Cheltenham Festival: Lloyd serves up another ace with Song

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The Independent Online
IT MAY be true that success is all a question of hard work, but it still does not hurt to be born lucky. Enough millionaires to fill the Dorchester twice over have tried to buy success on the turf, yet when David Lloyd decided to divert some of the pounds 20m he made from selling his tennis centres into the uncertain medium of bloodstock, he came up with the top-class chaser Sound Man. Today, another of his handful of horses, His Song, will start favourite for the Supreme Novices' Hurdle, and if punters backed the owners rather than their animals, he would probably be a shorter price still.

Little has gone wrong for Lloyd, either in business or on the turf, since he gave up his life as a journeyman tennis pro and started hiring out the courts instead. Although Sound Man's life was cut short by a tendon injury, his career brought 17 victories from 25 starts, and left Lloyd enthralled by racing.

"I was lucky to have such fun with Sound Man," he says. "He gave me my biggest thrill in racing when he was beaten by six inches in the Arkle Trophy by Klairon Davis. It was the most exciting race I have ever seen, just like the thrill of playing in the Davis Cup.

"He was a lovely animal, when you looked into his eyes you really felt as though you were getting through."

Lloyd is equally enthusiastic about His Song, who was bought on the recommendation of Mouse Morris, his trainer. "You don't get horses like this every day," he says. "He's got a great chance at Cheltenham and there's nothing I'd like better than standing in the winner's enclosure but, barring injury, he's got a chance of doing even greater things two years down the line."

Though he is now Britain's Davis Cup captain, Lloyd places the Cheltenham experience far above anything which tennis has to offer.

"No question, it has to be Cheltenham," he says. "I'd put it up there with the top sporting events in the world, higher than Wimbledon for sure. There's such excitement, with a great mix of all walks of life. There's Guinness drunk by the gallon, others sipping champagne and eating strawberries and yet the whole crowd is so knowledgeable."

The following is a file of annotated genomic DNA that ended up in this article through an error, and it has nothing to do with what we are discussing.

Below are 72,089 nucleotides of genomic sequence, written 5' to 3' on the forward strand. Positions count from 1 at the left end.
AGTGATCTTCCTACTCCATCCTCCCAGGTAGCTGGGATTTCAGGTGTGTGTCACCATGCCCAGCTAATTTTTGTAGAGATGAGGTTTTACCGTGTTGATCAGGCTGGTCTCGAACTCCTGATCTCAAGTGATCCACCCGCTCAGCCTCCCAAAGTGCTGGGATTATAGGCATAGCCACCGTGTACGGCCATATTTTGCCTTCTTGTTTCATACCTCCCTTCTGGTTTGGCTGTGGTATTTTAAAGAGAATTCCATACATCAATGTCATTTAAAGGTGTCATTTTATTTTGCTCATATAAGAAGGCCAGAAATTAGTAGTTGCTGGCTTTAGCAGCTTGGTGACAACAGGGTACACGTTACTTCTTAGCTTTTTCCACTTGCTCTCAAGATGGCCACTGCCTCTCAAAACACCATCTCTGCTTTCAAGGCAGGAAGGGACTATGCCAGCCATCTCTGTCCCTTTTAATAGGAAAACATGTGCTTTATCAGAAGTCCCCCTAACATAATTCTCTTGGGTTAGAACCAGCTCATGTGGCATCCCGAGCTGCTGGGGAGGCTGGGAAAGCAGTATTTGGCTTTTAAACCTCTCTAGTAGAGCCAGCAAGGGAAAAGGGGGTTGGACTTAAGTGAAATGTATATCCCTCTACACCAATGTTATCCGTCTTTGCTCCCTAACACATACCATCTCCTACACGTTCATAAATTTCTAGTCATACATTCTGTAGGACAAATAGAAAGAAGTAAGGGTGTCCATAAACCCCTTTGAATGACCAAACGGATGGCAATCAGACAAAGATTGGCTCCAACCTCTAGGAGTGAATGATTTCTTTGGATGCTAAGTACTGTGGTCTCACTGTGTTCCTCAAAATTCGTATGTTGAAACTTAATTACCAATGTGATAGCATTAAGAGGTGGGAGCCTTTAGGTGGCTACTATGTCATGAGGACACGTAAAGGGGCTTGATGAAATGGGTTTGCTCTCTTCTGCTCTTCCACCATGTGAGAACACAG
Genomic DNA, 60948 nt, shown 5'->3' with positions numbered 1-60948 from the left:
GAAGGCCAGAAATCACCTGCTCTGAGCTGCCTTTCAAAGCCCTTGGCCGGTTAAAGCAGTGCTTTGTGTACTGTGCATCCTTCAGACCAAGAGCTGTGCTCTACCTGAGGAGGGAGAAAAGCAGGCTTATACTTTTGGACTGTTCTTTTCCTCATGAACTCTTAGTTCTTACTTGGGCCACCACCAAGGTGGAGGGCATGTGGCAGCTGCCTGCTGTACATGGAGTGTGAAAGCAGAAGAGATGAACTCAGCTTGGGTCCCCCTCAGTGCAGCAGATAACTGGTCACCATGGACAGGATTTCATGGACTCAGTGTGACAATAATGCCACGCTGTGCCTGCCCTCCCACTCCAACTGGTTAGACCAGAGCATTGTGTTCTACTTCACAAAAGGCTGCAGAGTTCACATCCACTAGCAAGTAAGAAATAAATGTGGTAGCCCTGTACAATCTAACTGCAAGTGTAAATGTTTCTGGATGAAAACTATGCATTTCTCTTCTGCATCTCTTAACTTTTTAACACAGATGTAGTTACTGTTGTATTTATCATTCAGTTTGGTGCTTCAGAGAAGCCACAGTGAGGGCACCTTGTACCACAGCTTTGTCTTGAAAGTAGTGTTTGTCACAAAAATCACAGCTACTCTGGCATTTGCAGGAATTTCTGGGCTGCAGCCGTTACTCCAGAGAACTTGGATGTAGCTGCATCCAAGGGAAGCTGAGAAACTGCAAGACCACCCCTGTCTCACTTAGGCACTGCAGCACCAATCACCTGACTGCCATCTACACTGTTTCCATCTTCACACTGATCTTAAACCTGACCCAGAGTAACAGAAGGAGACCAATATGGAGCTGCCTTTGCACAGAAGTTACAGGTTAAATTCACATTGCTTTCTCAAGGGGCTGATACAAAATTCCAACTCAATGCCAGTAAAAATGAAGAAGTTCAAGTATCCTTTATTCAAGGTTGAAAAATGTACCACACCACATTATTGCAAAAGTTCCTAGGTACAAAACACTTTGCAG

Lloyd is far from alone in believing that His Song will take all the beating in the opener today - three million Irish people agree with him for a start. Certainly, he has a favourite's chance, but the worry about his price is that it depends rather heavily on what appeared to be an outstanding performance behind Istabraq in the Irish Champion Hurdle on his most recent run.

The last novice to run so well in that race was Danoli, and he duly landed a huge gamble at the Festival. An alternative view of the race, though, is that Istabraq is a little short of top class over two miles and His Song is simply a very promising novice, which makes today's odds desperately short.

He is one to oppose - a statement which is true of almost all Festival favourites - and Wahiba Sands (next best 2.00) could be the one to beat him. His early-season form - including a defeat of today's rival Zaralaska - was highly promising, and the fierce pace which seems certain today should bring further improvement.

There is value too in the Arkle Trophy, where LAKE KARIBA (nap 2.35), who put up an excellent trial at Warwick last time out, must be backed at the 14-1 offered by William Hill this morning. His price certainly makes more appeal than anything in the handicap chase which the same bookmaker now sponsors, but the remaining two events both offer possibilities.

With amateurs holding the reins, the Fulke Walwyn/Kim Muir Handicap Chase is not a race for the timid, but the generally available 9-1 against With Impunity (4.30) is worth a small interest.

The final race, meanwhile, offers another favourite to oppose in Unsinkable Boxer, who is trained by Martin Pipe and very much a stayer on the up, but still a laughable price at odds as low as 11-4. Spendid (5.30), from David Nicholson's yard, is better value at 16-1 (Coral), all the more so since Adrian Maguire will be assisting from the saddle.

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